- U.S. General Services Administration – Sustainable Facilities Tool – Information on efficient building operations, green buildings, and sustainable purchasing
Climate change threatens human health and well-being in many ways, including impacts from increased extreme weather events, wildfires and decreased air quality.
- National Climate Assessment – Public Health
- The Impacts of Climate Change on Human Health in the United States: A Scientific Assessment:
The rise of the automobile has been directly correlated with the increase of greenhouse gases in the atmosphere and reduced air quality. When pollution in the atmosphere precipitates from the sky as acid rain, it alters ecosystems. Fossil fuel reserves around the globe are waning and extraction processes have wreaked havoc on marine and land wildlife habitats.
Some extreme weather and climate events have increased in recent decades. Extreme weather may complicate contaminated site management, threaten the effectiveness of cleanup efforts and increase the need for disaster debris management.
Warming temperatures, sea level rise, drought, more extreme weather events and other climate impacts are affecting both water quality and quantity.
- EPA Climate Impacts on Water Resources Website – Website detailing how warming temperatures, changes in precipitation and sea level rise have affected and will likely continue to affect water supply and quality.
- EPA Climate Impacts on Coastal Areas Website – Website detailing how sea level rise, changes in the frequency and intensity of storms, increases in precipitation and warmer ocean temperatures may affect the health of coastal environments.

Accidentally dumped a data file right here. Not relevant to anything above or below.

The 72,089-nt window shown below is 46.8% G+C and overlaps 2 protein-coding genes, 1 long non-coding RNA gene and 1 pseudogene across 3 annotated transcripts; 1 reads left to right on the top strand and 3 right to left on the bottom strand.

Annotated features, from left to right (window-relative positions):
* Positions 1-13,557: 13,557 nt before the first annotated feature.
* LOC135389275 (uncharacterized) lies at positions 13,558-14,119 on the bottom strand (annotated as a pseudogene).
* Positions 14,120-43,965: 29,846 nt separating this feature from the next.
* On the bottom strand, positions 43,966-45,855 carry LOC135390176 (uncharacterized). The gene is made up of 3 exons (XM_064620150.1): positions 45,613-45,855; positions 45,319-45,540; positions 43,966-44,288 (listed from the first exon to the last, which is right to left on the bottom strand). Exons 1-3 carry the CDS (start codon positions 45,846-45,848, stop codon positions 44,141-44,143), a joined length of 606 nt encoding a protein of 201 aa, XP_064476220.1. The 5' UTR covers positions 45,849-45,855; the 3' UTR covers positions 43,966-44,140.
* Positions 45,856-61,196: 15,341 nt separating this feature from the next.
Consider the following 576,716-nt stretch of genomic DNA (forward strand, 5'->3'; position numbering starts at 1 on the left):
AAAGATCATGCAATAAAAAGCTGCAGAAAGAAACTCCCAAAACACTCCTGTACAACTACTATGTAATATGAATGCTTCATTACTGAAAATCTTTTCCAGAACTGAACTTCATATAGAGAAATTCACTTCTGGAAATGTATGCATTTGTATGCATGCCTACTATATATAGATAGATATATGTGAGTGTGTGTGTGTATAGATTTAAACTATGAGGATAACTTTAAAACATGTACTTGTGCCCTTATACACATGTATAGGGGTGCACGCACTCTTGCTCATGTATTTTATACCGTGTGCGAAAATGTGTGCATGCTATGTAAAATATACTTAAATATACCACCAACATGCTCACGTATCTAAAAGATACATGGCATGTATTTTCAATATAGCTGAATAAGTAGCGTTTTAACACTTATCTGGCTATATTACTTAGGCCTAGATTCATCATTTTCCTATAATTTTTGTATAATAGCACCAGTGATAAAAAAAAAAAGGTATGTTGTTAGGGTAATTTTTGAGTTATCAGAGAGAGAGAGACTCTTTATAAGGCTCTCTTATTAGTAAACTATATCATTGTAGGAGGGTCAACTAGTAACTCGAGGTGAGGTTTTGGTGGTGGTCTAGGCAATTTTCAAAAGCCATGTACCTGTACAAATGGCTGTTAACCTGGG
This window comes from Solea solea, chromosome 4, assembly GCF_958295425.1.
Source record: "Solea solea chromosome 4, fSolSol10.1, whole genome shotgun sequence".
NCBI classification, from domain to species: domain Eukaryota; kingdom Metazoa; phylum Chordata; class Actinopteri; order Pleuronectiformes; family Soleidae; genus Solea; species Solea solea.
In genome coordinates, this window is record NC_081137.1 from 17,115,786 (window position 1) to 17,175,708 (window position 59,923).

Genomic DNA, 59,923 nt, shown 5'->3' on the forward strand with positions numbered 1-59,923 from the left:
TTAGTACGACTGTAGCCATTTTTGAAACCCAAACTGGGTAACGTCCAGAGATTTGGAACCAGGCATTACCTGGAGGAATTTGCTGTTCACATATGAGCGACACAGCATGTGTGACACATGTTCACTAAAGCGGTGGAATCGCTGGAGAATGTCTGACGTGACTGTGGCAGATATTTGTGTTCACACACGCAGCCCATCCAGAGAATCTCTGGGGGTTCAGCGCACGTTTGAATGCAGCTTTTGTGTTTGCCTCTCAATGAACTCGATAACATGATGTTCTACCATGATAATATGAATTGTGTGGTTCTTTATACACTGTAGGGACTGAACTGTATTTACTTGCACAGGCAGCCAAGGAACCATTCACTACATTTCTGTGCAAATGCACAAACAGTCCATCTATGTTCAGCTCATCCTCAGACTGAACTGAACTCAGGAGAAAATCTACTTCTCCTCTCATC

If you want to know more about climate change science…
- U.S. Global Change Research Program's National Climate Assessment – The National Climate Assessment summarizes the impacts of climate change on the United States, now and in the future.
- U.S. Global Change Research Program's National Climate Assessment – Adaptation – Adaptation planning is occurring in the public and private sectors and at all levels of government but few measures have been implemented.
- U.S. Global Change Research Program's – Climate and Health Assessment – Climate change is a significant threat to the health of the American people. This scientific assessment examines how climate change is already affecting human health and the changes that may occur in the future.
- USEPA webpage on Climate Change Science
- USEPA's Endangerment and Cause or Contribute Findings for Greenhouse Gases under Section 202(a) of the Clean Air Act; Final Rule (2009) – The EPA Administrator finds that six greenhouse gases taken in combination endanger both the public health and the public welfare of current and future generations.
- U.S. Climate Resilience Toolkit – The U.S. Climate Resilience Toolkit provides scientific tools, information and expertise to help communities manage their climate-related risks and opportunities, and improve their resilience to extreme events.
- U.S. Climate Data Portal – The U.S. Climate Data Portal provides data, tools and resources to conduct research, develop web and mobile applications, design data visualizations and more.
- Intergovernmental Panel on Climate Change (IPCC) – The Fifth Assessment Report (2014) provides a clear and up-to-date view of the current state of scientific knowledge relevant to climate change.